The STB Makes a Decision. (Whoopie!)

I’m tempted to just say, “Screw the whole thing!” and go fishing.

The Surface Transportation Board’s “decision”—the one which we had hoped would have some real meat on it—is to have another study done. Meanwhile, the freight railroads will still be making Amtrak trains wait while their freight trains proceed, notwithstanding the fact that the law clearly says Amtrak trains must be given “preference”. 

The Surface Transportation Board could have ruled that the freight railroads must comply with the “preference” law, but the freights have asked that any decision be delayed. And, of course, whatever they want . . . 

The thing is, it’s been fifty-three years!

That’s how long the freight railroads have pretty much ignored the federal law that says (1) Amtrak has to pay for the use of the freight railroads’ tracks, but (2) Amtrak trains must be given “preference” over the freight trains when running on those tracks.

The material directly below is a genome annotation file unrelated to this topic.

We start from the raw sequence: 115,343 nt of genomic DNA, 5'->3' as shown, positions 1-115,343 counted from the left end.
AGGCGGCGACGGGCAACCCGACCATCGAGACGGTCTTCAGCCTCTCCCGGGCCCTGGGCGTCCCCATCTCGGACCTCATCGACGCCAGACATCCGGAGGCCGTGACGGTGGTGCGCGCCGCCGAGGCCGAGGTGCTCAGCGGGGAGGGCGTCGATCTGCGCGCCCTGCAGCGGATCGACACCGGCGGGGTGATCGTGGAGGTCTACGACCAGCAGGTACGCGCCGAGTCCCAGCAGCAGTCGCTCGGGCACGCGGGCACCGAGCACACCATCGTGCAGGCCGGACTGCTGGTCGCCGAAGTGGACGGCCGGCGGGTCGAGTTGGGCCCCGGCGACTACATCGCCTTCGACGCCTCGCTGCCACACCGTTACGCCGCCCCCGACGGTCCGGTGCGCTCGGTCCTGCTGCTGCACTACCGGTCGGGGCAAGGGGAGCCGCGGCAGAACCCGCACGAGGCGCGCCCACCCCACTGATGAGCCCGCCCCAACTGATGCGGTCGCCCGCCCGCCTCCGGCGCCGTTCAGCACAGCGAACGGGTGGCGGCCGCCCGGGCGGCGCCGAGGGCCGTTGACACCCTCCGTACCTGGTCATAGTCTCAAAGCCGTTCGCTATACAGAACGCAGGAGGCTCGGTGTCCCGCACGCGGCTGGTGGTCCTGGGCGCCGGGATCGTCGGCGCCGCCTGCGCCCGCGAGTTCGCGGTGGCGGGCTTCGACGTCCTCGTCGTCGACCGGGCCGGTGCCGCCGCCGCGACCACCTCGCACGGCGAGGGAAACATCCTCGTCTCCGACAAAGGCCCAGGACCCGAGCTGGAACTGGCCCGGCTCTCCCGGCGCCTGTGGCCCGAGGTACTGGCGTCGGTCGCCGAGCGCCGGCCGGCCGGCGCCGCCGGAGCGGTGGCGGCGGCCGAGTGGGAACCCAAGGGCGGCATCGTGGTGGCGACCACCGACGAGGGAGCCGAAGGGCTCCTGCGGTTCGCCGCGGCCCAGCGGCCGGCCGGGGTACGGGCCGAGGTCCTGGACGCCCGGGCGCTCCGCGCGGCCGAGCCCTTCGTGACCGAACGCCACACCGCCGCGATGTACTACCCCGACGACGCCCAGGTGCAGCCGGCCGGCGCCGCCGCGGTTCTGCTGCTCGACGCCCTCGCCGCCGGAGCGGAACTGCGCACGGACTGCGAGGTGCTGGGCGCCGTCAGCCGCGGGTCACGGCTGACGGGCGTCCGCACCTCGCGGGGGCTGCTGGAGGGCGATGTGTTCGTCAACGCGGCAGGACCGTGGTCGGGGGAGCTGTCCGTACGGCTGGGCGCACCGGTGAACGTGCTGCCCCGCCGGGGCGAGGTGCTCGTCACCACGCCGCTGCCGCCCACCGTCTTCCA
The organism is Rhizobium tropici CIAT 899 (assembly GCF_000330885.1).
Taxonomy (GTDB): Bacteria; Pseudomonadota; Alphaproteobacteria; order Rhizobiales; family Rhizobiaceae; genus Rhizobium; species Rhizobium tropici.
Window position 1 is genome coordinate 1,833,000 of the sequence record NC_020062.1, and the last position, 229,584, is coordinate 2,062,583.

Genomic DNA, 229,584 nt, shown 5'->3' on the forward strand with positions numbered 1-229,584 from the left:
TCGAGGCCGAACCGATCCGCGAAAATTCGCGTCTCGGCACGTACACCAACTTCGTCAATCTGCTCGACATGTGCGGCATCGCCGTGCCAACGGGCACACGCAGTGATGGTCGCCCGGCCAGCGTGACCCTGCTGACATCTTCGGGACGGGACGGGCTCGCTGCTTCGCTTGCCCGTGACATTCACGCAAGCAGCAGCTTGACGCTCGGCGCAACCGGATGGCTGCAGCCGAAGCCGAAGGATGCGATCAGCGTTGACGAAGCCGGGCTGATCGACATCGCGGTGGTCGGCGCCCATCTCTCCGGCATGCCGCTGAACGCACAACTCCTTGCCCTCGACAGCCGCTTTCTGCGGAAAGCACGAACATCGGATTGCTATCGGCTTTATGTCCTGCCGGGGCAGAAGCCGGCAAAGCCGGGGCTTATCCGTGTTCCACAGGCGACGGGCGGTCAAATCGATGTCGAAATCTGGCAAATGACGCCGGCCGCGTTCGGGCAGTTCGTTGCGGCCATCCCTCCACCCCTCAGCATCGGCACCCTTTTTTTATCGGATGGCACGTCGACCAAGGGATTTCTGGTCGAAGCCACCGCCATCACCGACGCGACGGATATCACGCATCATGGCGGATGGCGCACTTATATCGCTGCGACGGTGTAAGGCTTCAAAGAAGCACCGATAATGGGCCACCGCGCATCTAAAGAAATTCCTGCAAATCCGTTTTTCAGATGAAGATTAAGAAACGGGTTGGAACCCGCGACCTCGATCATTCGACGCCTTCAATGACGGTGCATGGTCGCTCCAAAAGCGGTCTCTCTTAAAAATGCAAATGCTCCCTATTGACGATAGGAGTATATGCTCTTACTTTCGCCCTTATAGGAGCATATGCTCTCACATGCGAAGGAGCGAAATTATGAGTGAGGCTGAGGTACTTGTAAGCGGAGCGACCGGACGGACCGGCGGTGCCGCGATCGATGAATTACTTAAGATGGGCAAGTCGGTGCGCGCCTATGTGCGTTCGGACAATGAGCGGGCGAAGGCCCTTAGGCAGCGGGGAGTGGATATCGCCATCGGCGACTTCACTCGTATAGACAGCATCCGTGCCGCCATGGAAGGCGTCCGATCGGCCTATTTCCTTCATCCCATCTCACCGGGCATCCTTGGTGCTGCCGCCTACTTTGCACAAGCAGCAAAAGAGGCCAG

Several official entities have the necessary authority to lay down the law and enforce compliance by the freight railroads. The most liklely one is the Surface Transportation Board. They can say to the freights, “OK, guys . . . the party’s over. As of this morning you have to obey the law you’ve been ignoring for fifty years and start giving preference to Amtrak trains.”

Instead, in a decision ponderously rendered with more than 16,000 words, the Surface Transportation Board has said “what we need is a study of this specific issue.” And so the freight railroads can continue to avoid complying with the law for at least another two years . . . at which time, they will be prepared to go with another reason why another issue needs another study that will drag everything out for another two years.

And that study would also be useful if there’s any chance Congress might become concerned that the freight railroads have been ignoring the law for more than 50 years . . . well, chill out! Anonymous campaign contributions are for making potential problems like that go away. 

And there you have it: a short course on how issues affecting the public interest are handled in a modern democratic capitalist society. Make you proud?